|Title:||Host-Feeding Pattern of Culex theileri (Diptera: Culicidae), Potential Vector of Dirofilaria immitis in the Canary Islands, Spain||Authors:||Martinez de la Puente, Josue
Hernández Castellano, Lorenzo Enrique
Argüello Henríquez, Anastasio
Aedes-Albopictus, et al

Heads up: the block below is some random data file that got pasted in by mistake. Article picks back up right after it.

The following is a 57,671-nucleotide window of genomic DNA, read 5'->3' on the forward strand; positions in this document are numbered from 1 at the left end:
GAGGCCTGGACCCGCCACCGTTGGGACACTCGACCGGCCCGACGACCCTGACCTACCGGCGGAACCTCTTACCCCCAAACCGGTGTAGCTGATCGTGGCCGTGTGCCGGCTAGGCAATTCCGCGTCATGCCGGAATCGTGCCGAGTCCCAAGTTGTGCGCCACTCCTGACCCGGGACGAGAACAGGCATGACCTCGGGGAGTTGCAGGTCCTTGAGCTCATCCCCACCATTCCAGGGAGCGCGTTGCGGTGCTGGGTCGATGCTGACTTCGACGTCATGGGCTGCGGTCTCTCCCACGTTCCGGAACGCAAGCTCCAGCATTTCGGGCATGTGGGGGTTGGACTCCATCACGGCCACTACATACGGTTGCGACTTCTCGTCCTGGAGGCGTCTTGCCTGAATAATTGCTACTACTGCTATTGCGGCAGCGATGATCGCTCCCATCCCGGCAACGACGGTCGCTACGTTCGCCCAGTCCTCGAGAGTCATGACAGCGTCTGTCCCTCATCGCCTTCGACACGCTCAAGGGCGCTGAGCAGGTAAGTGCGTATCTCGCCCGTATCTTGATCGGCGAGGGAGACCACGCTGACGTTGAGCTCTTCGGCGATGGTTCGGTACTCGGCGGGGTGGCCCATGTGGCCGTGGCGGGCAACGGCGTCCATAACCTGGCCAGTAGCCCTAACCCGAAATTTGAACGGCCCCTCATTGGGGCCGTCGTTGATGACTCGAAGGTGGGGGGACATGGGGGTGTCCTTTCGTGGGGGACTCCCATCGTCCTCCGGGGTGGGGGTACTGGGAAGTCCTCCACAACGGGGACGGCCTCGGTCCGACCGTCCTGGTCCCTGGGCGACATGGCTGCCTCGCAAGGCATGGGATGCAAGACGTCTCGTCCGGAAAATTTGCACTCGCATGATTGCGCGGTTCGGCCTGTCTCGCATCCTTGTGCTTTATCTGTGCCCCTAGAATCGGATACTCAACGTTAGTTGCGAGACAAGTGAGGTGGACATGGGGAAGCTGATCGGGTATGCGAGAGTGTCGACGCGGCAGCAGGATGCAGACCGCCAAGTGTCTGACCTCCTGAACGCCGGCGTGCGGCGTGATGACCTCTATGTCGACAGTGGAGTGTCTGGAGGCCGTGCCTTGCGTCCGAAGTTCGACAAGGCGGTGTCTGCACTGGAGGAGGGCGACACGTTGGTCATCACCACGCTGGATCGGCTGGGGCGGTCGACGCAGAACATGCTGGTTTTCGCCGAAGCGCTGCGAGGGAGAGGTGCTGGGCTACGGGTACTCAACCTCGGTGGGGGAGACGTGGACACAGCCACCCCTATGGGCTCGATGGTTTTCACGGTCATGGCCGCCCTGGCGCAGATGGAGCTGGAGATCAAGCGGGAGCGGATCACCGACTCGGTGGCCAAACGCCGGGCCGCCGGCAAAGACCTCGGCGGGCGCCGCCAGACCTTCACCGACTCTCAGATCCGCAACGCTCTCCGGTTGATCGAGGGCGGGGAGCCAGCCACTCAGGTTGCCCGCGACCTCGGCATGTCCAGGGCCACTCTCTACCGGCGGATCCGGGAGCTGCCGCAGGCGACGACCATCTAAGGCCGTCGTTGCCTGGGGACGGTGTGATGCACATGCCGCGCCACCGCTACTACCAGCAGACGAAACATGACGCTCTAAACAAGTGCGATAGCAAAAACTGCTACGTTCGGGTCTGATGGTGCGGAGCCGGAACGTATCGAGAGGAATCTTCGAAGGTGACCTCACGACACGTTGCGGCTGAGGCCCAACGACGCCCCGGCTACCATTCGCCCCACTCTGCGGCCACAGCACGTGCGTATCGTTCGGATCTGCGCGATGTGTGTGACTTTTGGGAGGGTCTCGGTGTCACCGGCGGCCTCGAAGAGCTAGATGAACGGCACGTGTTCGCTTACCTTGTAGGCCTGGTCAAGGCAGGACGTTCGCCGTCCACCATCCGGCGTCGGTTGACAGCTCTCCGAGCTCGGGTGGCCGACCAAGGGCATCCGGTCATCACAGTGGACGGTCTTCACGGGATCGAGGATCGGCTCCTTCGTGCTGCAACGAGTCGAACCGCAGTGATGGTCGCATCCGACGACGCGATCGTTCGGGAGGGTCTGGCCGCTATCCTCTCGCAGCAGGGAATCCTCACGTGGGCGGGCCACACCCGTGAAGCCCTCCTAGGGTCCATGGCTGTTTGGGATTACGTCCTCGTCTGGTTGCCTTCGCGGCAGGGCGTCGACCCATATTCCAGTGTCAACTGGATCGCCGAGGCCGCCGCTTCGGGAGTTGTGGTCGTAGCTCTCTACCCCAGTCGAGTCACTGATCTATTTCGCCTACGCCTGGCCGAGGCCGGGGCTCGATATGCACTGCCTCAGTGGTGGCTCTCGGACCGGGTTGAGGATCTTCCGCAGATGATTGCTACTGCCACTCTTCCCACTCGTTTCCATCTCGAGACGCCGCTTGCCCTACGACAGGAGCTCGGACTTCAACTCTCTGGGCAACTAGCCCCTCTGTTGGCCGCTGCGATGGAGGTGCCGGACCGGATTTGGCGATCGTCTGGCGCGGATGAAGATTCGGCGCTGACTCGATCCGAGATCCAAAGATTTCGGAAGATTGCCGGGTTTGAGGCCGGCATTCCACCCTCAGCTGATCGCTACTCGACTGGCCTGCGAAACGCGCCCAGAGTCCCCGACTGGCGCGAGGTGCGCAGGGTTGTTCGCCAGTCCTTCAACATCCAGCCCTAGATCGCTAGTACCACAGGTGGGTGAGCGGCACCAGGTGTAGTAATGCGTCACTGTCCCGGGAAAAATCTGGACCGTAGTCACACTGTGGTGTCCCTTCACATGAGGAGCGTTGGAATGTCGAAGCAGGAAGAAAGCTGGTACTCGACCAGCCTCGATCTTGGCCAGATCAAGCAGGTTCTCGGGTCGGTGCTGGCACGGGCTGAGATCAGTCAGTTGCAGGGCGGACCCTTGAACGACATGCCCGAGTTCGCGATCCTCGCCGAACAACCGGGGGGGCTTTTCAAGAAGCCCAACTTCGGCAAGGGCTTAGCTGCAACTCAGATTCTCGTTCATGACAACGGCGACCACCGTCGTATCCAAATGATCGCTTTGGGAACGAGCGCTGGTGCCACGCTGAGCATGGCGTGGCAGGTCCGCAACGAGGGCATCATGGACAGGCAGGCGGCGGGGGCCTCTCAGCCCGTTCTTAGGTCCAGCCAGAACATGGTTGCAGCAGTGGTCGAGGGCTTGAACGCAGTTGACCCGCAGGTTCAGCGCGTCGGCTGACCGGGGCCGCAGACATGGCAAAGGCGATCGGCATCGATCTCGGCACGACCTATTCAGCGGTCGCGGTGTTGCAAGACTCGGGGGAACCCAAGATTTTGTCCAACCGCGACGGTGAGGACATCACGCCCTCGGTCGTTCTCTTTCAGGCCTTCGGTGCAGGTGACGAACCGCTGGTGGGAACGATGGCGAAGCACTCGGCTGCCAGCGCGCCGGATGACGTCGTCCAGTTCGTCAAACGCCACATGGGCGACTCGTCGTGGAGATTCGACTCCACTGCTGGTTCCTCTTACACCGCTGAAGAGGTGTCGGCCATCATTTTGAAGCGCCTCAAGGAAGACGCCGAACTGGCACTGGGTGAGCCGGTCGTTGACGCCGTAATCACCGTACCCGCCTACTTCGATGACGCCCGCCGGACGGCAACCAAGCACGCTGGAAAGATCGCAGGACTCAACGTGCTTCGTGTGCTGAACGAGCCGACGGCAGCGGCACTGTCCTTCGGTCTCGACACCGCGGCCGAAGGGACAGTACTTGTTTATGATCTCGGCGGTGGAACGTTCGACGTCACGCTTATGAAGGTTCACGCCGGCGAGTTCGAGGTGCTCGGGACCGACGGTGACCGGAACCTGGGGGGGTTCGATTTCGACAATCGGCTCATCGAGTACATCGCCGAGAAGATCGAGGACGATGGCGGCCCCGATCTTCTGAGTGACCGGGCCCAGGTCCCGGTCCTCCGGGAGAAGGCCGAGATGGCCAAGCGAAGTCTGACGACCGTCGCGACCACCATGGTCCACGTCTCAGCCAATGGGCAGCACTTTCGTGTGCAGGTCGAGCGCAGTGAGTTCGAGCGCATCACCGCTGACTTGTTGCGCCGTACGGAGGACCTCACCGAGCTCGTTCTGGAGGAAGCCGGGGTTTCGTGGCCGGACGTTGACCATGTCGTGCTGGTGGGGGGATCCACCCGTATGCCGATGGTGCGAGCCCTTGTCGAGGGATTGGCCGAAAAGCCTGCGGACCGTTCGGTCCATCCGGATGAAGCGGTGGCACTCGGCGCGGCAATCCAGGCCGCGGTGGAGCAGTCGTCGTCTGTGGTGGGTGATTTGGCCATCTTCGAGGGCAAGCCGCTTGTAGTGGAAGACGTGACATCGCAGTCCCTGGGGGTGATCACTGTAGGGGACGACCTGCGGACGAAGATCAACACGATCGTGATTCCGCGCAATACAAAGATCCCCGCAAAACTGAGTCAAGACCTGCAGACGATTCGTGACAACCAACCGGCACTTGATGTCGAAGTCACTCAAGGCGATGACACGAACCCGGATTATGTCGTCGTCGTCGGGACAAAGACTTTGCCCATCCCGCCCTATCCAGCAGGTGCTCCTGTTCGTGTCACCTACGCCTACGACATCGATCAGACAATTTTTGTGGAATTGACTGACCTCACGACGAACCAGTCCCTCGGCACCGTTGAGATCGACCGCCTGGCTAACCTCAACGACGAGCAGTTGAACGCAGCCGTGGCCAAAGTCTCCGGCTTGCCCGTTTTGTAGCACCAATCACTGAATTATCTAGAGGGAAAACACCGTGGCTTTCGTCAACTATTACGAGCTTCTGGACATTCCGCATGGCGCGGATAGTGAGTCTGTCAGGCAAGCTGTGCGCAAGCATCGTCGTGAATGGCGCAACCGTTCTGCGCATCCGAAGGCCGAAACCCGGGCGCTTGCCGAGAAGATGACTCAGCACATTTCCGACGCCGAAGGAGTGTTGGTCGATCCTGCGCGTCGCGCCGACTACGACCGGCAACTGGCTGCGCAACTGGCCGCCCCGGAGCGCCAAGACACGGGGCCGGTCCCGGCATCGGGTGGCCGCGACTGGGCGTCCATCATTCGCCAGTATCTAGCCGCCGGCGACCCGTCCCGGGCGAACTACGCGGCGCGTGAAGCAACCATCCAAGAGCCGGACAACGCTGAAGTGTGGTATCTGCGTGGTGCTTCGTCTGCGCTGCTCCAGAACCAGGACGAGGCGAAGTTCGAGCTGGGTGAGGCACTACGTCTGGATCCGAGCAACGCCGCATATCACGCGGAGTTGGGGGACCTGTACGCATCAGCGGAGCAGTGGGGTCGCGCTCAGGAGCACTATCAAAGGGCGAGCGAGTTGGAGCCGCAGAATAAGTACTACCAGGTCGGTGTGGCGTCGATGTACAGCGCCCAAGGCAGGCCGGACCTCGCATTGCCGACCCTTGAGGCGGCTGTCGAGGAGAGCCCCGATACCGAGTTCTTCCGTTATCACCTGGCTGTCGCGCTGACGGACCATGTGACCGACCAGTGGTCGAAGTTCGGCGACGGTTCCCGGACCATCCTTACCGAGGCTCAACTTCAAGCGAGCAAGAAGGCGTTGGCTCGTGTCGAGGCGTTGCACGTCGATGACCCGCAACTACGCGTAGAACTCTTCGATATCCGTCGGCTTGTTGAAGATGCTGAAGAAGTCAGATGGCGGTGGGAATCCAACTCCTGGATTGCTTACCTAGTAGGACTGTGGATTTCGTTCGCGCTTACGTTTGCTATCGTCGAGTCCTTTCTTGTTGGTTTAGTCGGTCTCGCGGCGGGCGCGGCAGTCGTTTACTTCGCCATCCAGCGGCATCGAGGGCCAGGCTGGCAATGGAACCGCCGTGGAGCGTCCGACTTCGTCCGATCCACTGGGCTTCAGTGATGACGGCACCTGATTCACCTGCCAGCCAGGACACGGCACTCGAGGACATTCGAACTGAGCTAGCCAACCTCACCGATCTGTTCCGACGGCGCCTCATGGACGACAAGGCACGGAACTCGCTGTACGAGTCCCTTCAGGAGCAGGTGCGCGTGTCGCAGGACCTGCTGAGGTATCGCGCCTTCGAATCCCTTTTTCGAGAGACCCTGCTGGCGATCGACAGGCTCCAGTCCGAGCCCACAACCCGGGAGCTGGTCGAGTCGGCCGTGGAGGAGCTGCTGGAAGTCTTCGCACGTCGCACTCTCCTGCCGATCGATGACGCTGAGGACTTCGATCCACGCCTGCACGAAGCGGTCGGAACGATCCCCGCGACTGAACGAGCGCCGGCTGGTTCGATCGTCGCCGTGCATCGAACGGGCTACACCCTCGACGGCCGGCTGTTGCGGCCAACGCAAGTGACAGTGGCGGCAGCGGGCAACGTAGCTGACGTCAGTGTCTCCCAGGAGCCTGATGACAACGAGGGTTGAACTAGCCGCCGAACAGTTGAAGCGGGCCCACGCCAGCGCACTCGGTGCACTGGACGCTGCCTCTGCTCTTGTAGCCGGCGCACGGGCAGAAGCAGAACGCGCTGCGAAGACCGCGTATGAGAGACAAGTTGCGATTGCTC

|Issue Date:||2012||Publisher:||0022-2585||Journal:||Journal of Medical Entomology||Abstract:||To identify the host range of potential vectors of Dirofilaria immitis Leidy, the causal agent of canine dirofilariasis, we studied the bloodmeal origin of mosquitoes trapped on two of the Canary Islands, Gran Canaria and Tenerife, where this disease is considered hyperendemic. On Gran Canaria, mosquitoes were captured using Centers for Disease Control and Prevention (CDC) traps (outdoors) and resting in a bathroom (indoors). Only CDC traps were used to capture mosquitoes in Tenerife. The species captured in decreasing order of abundance were Culex theileri Theobald, Culex pipiens L., Culiseta longiareolata Macquart, Anopheles atroparvus van Thiel, and Anopheles cinereus Theobald. The origins of bloodmeals were identified for 121 Cx. theileri and 4 Cx. pipiens after amplification and sequencing of a fragment of the vertebrate cytochrome oxidase I (COI) gene. Cx. theileri fed on goats, sheep, dogs, cattle, cats, humans, and chickens, and Cx. pipiens fed on goats and chickens. A lower success of bloodmeal identification was obtained in mosquitoes captured resting indoors than outdoors in CDC traps, probably because of a longer time period between feeding and capture. Although most Cx. theileri fed on ruminants, this species also fed on different mammal species susceptible to dirofiliarasis, including humans, suggesting it could play a role on parasite transmission.||URI:||http://hdl.handle.net/10553/52865||ISSN:||0022-2585||DOI:||10.1603/ME12081||Source:||Journal Of Medical Entomology[ISSN 0022-2585],v. 49 (6), p. 1419-1423|
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